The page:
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For same size and weight, will alkaline batteries last longer or shorter than lithium ion recharageable batteries?

I am not just talking about new batteries here. When I use lithium rechargeables I notice that they seem to quickly degrade and last for a lot less time than they did when they were new, so I am asking about typical time, in other words, after the device has been used for at least 3 months and been recharged at least 20 times.

For example, let's say I have a walkie-talkie with a rechargeable lithium ion battery. I use it for 3 months and recharge it 20 times. Will the device last longer, as long, or less long, than if it had the same weight of alkaline disposable batteries?

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  • \$\begingroup\$ What was your average discharge time/10h (%), Depth of Discharge <10% (really weak) How much above 4.1 was the Charge Voltage? 0.1V typ. But not ideal or more (bad) What part number is it? ( got link?) How many cells of each? Ideally it should last longer until 200 cycles or so unless you can answer above. \$\endgroup\$ – Tony Stewart Sunnyskyguy EE75 May 7 '18 at 12:50
  • \$\begingroup\$ @TonyStewartolderthandirt That is my whole point. I don't want to worry about things things depth of discharge. The reality is that I typically use things till they run of juice. I know that is "bad" for the battery, but that is the practical reality. I want an answer that reflects real life, not some of kind idealized fantasy in which people never deplete their batteries before recharging. \$\endgroup\$ – Tyler Durden May 7 '18 at 13:40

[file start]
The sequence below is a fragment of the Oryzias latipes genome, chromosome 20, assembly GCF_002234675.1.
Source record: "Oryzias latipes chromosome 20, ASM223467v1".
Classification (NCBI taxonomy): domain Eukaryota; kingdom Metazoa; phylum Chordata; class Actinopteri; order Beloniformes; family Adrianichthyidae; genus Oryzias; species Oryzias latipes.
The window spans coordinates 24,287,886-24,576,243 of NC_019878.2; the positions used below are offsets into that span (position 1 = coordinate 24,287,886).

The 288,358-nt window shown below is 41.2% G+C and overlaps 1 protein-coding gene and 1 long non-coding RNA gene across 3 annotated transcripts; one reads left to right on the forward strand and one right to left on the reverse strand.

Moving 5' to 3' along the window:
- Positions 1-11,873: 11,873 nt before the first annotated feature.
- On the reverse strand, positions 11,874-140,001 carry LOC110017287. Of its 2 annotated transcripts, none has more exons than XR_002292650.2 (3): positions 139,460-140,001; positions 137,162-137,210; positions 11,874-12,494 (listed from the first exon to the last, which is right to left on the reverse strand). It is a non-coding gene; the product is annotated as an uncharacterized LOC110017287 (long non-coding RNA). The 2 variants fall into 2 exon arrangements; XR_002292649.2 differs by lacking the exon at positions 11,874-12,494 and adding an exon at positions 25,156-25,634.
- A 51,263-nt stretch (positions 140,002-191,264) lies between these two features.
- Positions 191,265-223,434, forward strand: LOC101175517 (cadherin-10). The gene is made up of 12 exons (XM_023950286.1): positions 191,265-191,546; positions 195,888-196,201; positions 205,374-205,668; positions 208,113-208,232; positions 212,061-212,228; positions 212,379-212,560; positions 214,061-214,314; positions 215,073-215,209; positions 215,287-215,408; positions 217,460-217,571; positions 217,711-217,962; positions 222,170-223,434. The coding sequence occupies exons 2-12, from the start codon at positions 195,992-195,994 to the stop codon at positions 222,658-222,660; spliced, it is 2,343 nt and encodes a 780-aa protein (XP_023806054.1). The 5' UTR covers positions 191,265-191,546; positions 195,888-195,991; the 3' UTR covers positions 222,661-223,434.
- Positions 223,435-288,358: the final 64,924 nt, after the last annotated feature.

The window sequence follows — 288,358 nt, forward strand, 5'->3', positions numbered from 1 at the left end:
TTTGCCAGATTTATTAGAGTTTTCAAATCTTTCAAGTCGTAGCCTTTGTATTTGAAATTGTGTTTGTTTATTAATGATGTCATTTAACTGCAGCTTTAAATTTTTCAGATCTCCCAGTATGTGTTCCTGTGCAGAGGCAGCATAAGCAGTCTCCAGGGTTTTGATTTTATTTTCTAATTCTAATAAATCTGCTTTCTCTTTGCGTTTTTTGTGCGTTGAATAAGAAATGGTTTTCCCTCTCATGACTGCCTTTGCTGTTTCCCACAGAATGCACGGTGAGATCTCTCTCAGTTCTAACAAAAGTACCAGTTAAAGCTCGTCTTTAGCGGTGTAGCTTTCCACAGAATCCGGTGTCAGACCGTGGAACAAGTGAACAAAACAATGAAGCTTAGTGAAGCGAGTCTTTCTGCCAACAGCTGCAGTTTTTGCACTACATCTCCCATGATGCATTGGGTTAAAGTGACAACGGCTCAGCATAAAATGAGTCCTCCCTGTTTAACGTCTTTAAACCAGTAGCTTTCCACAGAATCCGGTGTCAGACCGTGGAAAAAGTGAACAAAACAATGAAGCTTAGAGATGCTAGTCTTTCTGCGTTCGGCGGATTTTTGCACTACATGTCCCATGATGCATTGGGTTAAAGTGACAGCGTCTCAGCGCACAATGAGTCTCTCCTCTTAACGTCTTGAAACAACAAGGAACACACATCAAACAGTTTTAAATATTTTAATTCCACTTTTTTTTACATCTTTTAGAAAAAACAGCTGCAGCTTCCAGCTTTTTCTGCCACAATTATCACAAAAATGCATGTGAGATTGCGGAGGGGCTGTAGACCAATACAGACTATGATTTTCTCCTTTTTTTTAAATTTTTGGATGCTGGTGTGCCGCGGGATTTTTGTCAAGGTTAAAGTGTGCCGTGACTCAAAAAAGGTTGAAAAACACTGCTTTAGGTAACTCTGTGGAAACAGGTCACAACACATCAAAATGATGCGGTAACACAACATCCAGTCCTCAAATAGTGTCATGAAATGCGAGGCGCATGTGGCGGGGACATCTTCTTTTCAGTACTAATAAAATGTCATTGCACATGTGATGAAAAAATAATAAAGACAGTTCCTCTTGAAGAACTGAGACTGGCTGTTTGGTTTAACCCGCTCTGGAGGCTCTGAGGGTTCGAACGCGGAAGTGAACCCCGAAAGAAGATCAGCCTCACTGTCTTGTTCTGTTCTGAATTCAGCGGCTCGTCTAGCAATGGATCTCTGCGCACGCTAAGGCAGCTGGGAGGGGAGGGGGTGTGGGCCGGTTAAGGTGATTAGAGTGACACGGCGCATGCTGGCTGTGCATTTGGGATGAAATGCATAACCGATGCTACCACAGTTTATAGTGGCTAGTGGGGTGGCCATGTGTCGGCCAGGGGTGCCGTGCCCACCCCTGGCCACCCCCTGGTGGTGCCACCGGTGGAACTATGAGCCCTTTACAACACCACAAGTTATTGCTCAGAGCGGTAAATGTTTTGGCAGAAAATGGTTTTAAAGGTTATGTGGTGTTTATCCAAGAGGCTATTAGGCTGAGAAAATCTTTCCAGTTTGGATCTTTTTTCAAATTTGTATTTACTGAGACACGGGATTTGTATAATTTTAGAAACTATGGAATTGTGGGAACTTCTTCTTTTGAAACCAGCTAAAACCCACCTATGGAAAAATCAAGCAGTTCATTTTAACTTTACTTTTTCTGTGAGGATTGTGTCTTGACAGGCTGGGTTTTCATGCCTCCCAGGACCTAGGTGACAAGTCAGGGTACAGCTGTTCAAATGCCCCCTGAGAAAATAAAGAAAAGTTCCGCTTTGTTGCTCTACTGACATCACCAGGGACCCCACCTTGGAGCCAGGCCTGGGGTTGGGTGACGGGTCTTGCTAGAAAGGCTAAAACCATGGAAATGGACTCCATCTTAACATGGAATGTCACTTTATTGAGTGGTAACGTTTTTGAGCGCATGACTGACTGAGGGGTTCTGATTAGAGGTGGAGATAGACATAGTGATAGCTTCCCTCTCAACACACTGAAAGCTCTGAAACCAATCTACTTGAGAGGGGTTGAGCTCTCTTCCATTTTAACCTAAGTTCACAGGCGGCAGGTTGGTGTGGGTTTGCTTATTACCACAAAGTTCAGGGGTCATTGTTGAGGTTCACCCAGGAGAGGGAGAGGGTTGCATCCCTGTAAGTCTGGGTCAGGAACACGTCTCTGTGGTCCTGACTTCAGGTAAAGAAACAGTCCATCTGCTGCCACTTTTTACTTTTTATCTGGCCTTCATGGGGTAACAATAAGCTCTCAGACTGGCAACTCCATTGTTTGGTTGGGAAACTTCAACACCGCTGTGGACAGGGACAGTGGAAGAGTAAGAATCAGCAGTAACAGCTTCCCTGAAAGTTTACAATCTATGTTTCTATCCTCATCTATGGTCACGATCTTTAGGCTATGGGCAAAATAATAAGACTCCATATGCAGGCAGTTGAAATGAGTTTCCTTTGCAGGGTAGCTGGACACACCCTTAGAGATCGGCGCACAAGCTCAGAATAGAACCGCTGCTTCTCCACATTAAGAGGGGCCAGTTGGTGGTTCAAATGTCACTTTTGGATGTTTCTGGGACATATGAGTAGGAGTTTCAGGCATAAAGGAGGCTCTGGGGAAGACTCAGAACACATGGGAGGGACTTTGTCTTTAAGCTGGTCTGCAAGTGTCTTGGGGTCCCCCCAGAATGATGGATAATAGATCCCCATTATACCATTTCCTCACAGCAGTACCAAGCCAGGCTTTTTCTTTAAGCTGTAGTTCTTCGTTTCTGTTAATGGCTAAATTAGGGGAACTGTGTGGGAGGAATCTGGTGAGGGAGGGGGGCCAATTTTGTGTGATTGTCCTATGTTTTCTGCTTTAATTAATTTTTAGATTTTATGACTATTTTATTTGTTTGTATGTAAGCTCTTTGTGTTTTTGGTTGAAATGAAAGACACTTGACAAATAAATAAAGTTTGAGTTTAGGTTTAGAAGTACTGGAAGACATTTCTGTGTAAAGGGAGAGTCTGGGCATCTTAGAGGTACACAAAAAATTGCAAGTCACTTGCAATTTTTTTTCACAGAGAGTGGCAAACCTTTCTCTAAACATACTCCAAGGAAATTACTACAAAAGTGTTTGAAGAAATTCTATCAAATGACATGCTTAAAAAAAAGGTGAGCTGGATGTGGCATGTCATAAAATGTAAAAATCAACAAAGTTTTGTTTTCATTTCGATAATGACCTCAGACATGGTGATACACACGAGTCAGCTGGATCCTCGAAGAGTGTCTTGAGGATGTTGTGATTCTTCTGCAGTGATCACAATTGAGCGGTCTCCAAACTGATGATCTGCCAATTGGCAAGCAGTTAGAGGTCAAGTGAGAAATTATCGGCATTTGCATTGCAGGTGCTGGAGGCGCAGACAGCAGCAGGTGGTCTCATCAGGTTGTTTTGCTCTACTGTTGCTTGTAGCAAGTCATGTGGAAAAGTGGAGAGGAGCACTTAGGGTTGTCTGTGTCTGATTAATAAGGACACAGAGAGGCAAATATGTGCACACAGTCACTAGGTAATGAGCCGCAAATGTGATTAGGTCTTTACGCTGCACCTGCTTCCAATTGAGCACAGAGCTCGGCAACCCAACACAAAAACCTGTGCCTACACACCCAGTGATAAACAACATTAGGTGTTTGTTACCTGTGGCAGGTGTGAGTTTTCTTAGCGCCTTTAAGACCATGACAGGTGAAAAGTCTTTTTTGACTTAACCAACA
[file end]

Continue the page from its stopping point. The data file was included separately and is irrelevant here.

• \$\begingroup\$ If you are wise do not equate my reality to yours and think about my questions and answer if you can otherwise your experience is an isolated case \$\endgroup\$ – Tony Stewart Sunnyskyguy EE75 May 7 '18 at 15:04
  • \$\begingroup\$ It’s like asking someone how often does the average person get tooth fillings or replacements when they don’t want to think about cleaning after a snack or meal., knowing that’s generally bad hygiene. \$\endgroup\$ – Tony Stewart Sunnyskyguy EE75 May 7 '18 at 15:07
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For the same size and weight, Li-ion can hold ~20% more charge than an alkaline cell. link. Since Li-ion provide a higher voltage, 4.2V to 3.6V compared to 1.5V to 0.9V, the usable charge is also higher.

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  • \$\begingroup\$ And that’s for 1 charge cycle \$\endgroup\$ – Tony Stewart Sunnyskyguy EE75 May 7 '18 at 12:55
  • \$\begingroup\$ The question is about after the battery has been used for 3 months and charged 20 times. Assume that in many cases the battery was fully depleted before recharging. \$\endgroup\$ – Tyler Durden May 7 '18 at 13:42
  • \$\begingroup\$ It really depends on the battery, charger quality, discharge depth and lots of other parameters. A good quality cell, with proper charge/discharge protection can have 500 charge cycles with 90% charge level retention. An abused cell might last 3 charge cycles and be useless after that. \$\endgroup\$ – Lior Bilia May 7 '18 at 14:03
  • \$\begingroup\$ @TylerDurden: ROUGH estimate for fully depleted penalty is 1% per charge, so about the same. \$\endgroup\$ – dandavis May 7 '18 at 17:55

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